Castles of Ludwig II
The sites of that day couldn’t have been more opposite than our visit to Dachau. Instead of the bleak starkness of barracks that housed too many men, the castles we visited were the home of one man, King Ludwig II of Bavaria (1845–1886 ). After boarding a tour bus in Karlsplatz, we heading into the Bavarian countryside towards our first of two castles to be visited this day. With the beautiful green of the fields, that often appear to be mowed, and into the mountains we head .
We first visited the smallest of his homes, Linderhof. While meager in size to the others, Linderhof has the largest park surrounding it. At a mere 5,000 sq. ft., the palace had more gold overlay and opulence per square feet than many castles I have seen in the past. That fact is not surprising at all once you know that King Ludwig was a big fan of Louis XIV, a man not known for his modesty. As we were not allowed to take pictures inside the palace, I have graciously borrowed some from the palace website for this postcard. However, for what they are, the exterior pictures are my own. For a castle not large in size, it lacks not in grandeur both inside and out.
After leaving Linderhof, we drove through the little village of Oberammergau, known across the world for its 380-year tradition of mounting Passion Plays. Unfortunately, because of the reduced size of tours at the castles, we were not able to stop at the village but drove slowly through it to see the paintings on the sides of their buildings.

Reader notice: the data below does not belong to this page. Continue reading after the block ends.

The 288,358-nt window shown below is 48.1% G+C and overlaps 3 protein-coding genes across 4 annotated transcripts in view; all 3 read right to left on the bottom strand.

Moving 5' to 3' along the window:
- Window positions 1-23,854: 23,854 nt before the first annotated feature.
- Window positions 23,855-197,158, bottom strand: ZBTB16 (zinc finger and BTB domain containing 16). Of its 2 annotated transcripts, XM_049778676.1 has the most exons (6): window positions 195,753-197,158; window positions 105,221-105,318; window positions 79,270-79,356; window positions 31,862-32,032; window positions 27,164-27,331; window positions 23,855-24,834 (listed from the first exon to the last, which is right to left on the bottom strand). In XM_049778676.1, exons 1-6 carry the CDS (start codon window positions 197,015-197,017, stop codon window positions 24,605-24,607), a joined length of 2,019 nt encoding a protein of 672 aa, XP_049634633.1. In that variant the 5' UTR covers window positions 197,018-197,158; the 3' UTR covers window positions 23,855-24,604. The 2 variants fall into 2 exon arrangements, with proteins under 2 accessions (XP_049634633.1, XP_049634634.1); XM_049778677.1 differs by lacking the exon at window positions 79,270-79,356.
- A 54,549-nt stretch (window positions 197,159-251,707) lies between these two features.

We continued our ride through the Bavarian countryside to next visit Neuschwanstein. The palace was commissioned by King Ludwig II of Bavaria as a retreat and in honor of Richard Wagner. Construction began in 1869 but was never fully completed. Getting to the castle was a feat in and of itself. After parking our tour bus, getting to the castle was an uphill 25-minute journey. We chose an easier path and rode in a horse pulled cart for the first 15 minutes and the steepest part of the hill. Once we have conquered the hill, we were able to enter the castle in a guided tour of 10 persons that began every 5 minutes. We were informed that pre-COVID the tours could have as many as 60 people in a single group. I must admit that I am glad that the tour group was much smaller. Is it said that Walt Disney was so inspired by Neuschwanstein’s fairytale architecture, that he used it to create Cinderella's castle in the 1950 cartoon film and the basis for the Disney logo. The size, 13 times the size of Linderhof, is not the only major difference between the two castles. Although not as architecturally as impressive as Neuschwanstein Castle, Linderhof is the most approachable of Ludwig's palaces. More of a hunting lodge than a palace and was the only one of his buildings finished in his lifetime.
Once again, we were not allowed to take pictures inside the palace. I was able to take a few outside the café on the top floor; all interior shots are published by the castle while the exterior are my own. We returned to Munich, tired, but having enjoyed a beautiful sunny day in the country. Before returning to the apartment to do this postcard, we enjoyed a wonderful dinner at Schiller Bräu; I highly recommended it. Good night as I close another day in Germany. Auf Wiedersehen!